Posted by: Staff | 05.28.2008

Student Spotlight: Ali Cooper and Piers Turner


Every athlete comes to a point in her career when she has to decide how seriously she takes her sport. In most cases, this life-changing decision isn’t set in stone until the athlete’s senior year of high school, when the athlete begins to think about competing in college. For horseback riders, however, this decision must be made around the age of 12 or 13 when he or she is forced to choose how rigorously she wants to pursue the competition aspect of the sport. This pre-teen has to blindly begin a journey that will impact her entire experience as a high schooler, as well as her mental, physical and emotional state.

I’ve competed on the circuit since the age of 13. Competitions in New England only take place from late March/early April until late October/early November. Among the last few horse shows of the year are the finals, which riders qualify for by accumulating a certain number of points throughout the show season.

This was the norm: the show circuit I had been accustomed to since my mom started telling me stories about her past junior riding career. Yes, I knew there were bigger and better circuits and horse shows out there, but I never assumed I would actually be able to participate. Imagine my surprise when I learned I’d be competing in HITS Ocala (the Ocala Winter Circuit) in Florida all winter. (HITS stands for Horse Shows in the Sun.)

My mom and dad sprung the news while I was competing at the New England Finals in the fall. I never thought my parents would allow me such a treat. In their eyes, I’d have to have Fridays off from school, fly back and forth to Florida every weekend, and I’d lose valuable homework time, as I would be at the horse show all of Friday, Saturday, and Sunday.

I guess Amy and Joe Cooper were in some sort of daze when signing the forms. My dad (not so much a fan of the horse world…smart guy…) seemed to finally understand how passionate I’d grown about horses and competing. I would be away from my dad every weekend for over a month. He had to work on the weekends, and couldn’t schedule a time to come and watch me compete. My dad’s inability to sneak away to Ocala for a weekend was devastating, but he was so supportive over the phone and loved seeing pictures after I’d come home every Sunday night.
My horse left on January 20th. He boarded a van that drove 28 hours down to parking lot-splattered chain-restaurant-crammed Ocala, Florida. On February 14th, I flew into Orlando and drove an hour and a half north to Ocala. We stayed at a Marriott hotel, and on Friday morning, we woke up at 5 AM to drive to the show so I could make my 6:30 lesson. I lessoned that morning and then competed in three classes that afternoon. Saturday I competed in another three classes, and Sunday I competed in one class in the jumper division. (Jumpers are judged on speed, rather than fluidity.) By the end of the weekend, I was barely breathing, I was so tired. I slept so well over the next few weeks. Between flying constantly and riding for hours at a time every day for three days periods, I was exhausted…to put it lightly.

As the weeks progressed, I started to grasp the importance of my experience in Ocala. Yes, I faced tornado warnings, torrential downpours, sketchy parking lots, and serious amounts of fast food, but the riding portion of the journey was absolutely life-changing. I was given the opportunity to compete in a national circuit, against some of the best riders in the country.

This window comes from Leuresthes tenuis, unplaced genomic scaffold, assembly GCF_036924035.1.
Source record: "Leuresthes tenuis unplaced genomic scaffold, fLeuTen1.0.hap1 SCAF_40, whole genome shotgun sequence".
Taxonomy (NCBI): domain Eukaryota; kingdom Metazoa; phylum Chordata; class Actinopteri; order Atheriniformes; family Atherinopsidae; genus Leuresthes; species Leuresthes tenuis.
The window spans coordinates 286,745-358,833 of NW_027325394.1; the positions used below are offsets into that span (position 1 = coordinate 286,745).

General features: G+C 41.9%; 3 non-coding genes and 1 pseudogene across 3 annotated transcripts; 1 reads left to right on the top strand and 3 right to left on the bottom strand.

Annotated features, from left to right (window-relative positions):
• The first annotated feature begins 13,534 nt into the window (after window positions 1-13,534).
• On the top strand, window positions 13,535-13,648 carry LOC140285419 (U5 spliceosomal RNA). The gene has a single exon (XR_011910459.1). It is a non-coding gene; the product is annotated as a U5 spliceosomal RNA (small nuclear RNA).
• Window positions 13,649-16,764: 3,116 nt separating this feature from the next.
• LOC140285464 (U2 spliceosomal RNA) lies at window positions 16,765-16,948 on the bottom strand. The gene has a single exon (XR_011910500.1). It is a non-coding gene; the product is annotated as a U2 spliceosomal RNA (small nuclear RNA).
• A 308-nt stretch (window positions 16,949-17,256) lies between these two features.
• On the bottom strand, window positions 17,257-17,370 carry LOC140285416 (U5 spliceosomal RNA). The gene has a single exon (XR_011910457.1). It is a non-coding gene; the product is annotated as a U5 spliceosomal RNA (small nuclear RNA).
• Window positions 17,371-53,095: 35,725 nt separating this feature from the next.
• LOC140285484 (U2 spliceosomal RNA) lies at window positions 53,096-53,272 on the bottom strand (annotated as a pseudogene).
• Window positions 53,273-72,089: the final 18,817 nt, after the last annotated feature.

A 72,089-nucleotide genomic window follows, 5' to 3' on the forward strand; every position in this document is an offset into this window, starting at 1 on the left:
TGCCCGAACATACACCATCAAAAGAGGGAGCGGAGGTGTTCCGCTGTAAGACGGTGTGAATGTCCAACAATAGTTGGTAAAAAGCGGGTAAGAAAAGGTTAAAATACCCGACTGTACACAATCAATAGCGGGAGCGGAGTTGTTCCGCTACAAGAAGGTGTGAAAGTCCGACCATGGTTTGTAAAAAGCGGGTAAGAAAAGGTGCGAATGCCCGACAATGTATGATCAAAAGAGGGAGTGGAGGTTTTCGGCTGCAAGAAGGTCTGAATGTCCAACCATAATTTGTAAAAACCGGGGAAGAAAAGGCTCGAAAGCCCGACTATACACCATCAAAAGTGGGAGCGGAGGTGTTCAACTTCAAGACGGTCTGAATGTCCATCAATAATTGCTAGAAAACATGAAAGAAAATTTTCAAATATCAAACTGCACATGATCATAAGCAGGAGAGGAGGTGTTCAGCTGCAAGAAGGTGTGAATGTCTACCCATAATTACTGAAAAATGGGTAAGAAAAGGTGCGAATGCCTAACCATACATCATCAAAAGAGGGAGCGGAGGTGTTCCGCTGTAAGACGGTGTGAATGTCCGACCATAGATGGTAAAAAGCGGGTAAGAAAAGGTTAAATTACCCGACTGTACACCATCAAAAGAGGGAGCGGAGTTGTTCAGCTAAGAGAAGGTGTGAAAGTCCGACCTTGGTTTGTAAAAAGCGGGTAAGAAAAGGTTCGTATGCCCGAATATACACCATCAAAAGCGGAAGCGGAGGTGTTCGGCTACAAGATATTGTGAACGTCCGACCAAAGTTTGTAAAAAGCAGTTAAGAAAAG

I had to push myself so hard in order to succeed. Since most of our barn’s horses were down in Florida, I couldn’t really ride during the week to stay sharp for the weekends. I didn’t have enough time in my weekend to regress all the way back to where I had started, so I had to force myself to remember every detail that I’d learned the previous weekend. There wasn’t enough time for error, and I wanted to be successful. In the end, competing at such a high level in such a concentrated block of time helped me to become a better athlete.

Piers Turner (’10) took part in another winter circuit, the Winter Equine Festival (WEF), that takes place in Wellington, Florida. The Wellington circuit is much longer than the Ocala Circuit, and the physical size of the show grounds is much larger, but WEF draws about the same number of riders as Ocala (around 4,000). Regardless of the differences between WEF and the Ocala Circuit, Piers and I came away from our winter adventures with similar feelings. When discussing riding in Florida, we agreed that the circuits were like nothing we had ever come across.

“Wellington is an experience like none other. When I first got there, the physical size and the amount of people and horses in Wellington was absolutely amazing. It was like nothing I had ever seen before,” commented Piers. It took both of us a few days to adjust to the maze-like qualities of our separate show grounds. Finding your ring is one of the biggest challenges.
It took a few days to adjust to the maze. Finding your ring can be challenging at first.” All of the HITS show rings, except for the massive Grand Prix ring, is surrounded by a full-sized race track, just to give you all an idea of its size. WEF is even larger.

Both Piers and I completely agree that our few weeks competing in Florida proved more helpful and more beneficial than riding five or six times per week at our home barns. We were so fortunate to have been given the opportunity to travel to Florida every weekend and pursue the sport that we love.


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